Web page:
Book Review – Dearest Rogue by Elizabeth Hoyt

Dearest Rogue (Maiden Lane, #8)Dearest Rogue by Elizabeth Hoyt
My rating: 5 of 5 stars

Phoebe and James are an absolutely wonderful couple. Phoebe’s personality is light, open, and entirely refreshing, while James is solicitous and surprisingly eloquent with descriptions. The two together make for a great read. Their conversations are entertaining, and the spark between them is enjoyable. There isn’t a single thing about Phoebe and James that I could critique, besides maybe the age difference, but that’s a non-issue in my mind.

I quite liked seeing the other Maiden Lane characters again. I’d been anticipating Phoebe and Trevillion’s books, and I’m thrilled that they ended up together.

I wasn’t particularly fond of either Eve Dinwoody or Valentine Napier, the Duke of Montgomery, as they came off more like anti-heroes, not future main characters of their own romance novels. But, as this review isn’t for their books, I didn’t take my opinion of them into account while giving my rating here.

Overall, this was a spectacular read for me!

View all my reviews


Sneak Peek of my Short Story

Good morning, blog readers! If you follow my Facebook page, you would have seen that I’ve put aside my work for the next novel in my series in favour of writing a short story. It’s to eventually go in an anthology with some of my fellow Pandas (authors) from Pandamoon Publishing.

The short story is a lusty Regency tale of a couple meeting at a masquerade.


My hero is a thirty-three year old Canada-migrated Englishman named Benjamin Laverick, the Earl of Huntsford. My heroine is a twenty-six year old widow named Hannah Fitton, the Dowager Viscountess of Edenthorpe.

Also, if you follow me on Facebook, you will have already seen the sneak peek that I revealed yesterday. But since I’m sure that most of you haven’t visited my FB page, here is the sneak peek, just for you! :

{“What is your name?” Ben blurted, the words rumbling from deep within him.

The Beauty’s grin widened and her eyes gleamed with mischief as she shook one finger at him. “Ah-ah. You mustn’t break the rules of the masque.”

He matched her grin. “You follow the rules, do you, madam?”

She cast her gaze down briefly in mock modesty before returning – nay, burning – into his once more. “The rules of the masque, indeed, must always be followed, sir. However…” she hesitated and his heart faltered, “…the rules of society? Most assuredly not.”

Ben almost crowed.}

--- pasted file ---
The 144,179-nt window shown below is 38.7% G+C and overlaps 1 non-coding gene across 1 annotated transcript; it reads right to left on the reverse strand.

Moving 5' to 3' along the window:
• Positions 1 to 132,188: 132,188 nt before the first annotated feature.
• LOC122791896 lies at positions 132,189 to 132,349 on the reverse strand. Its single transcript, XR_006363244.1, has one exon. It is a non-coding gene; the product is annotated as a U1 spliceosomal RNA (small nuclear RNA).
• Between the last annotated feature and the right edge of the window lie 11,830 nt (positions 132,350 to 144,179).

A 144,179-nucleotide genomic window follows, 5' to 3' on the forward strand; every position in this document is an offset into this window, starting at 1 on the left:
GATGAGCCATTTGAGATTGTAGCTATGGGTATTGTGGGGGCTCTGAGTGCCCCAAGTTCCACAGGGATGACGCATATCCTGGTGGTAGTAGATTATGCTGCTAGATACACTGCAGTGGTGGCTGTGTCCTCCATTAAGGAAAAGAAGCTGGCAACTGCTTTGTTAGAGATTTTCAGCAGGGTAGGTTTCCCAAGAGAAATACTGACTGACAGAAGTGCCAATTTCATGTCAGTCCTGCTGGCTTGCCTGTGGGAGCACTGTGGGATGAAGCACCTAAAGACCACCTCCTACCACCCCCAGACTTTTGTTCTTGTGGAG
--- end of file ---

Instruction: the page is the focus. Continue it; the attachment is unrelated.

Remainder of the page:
And there you have it, ladies and gentlemen! I hope you enjoyed it!

Thank you so much for reading! Happy Thursday!

*Photos found on Pinterest*

Regency Fashion (Part 1)

Good evening, blog readers! Today’s post is going to be predominantly photographs that I’ve pulled from my Regency board on Pinterest. I greatly enjoy anything Regency related, whether it be film, TV shows, or, most frequently, books. I both read and write Regency era novels, and while I do, I quite enjoy having visual inspiration. The following are pictures of Regency era women’s fashion.

Rest assured, I plan to post several additional blogs, some more detailed than this one, with men’s fashion, rooms from ballroom to kitchens, estates, castles, and many more. I cannot claim to be an expert, by any means, on this subject, but I have spent many years reading on the topic. While I feel confident in what I know, I still have much to learn about Regency England.

These are the photos I’ve chosen to share with you today.

This is a Chemisette. It was meant to cover a woman’s chest, raising the neckline of a gown to add modesty. Chemisette

This is a cotton morning dress.

Cotton Morning Dress

This is a day dress.

Day dress

The pin I saved this from read “dress and spencer”.

Dress and Spencer

This is an evening dress.

Evening Dress

This is another evening gown.

Evening Gown 2

This is a photo of a linen petticoat. It goes beneath a dress/gown.

Linen Petticoat

This is another example of a petticoat. This one is embroidered and decorative.


This pin read “Redingote, French, strip printed plain-weave cotton”.

Redingote, French, strip printed plain-weave cotton

This is a photo of sprigged muslin gowns. “Sprigged” refers to the often embroidered design of flowers or sprigs of leaves.

Sprigged Muslin Gowns

This photo focuses on a velvet spencer.

Velvet Spencer

This is a walking dress.

Walking Dress

This is another example of a spencer.

Whitework Spencer

As I mentioned above, I am still learning about Regency fashion, but as I find it fascinating, I quite enjoy each lesson.

If any of my readers have questions, comments, or if you would like me to post about anything specific, please let me know!

Thank you all for reading!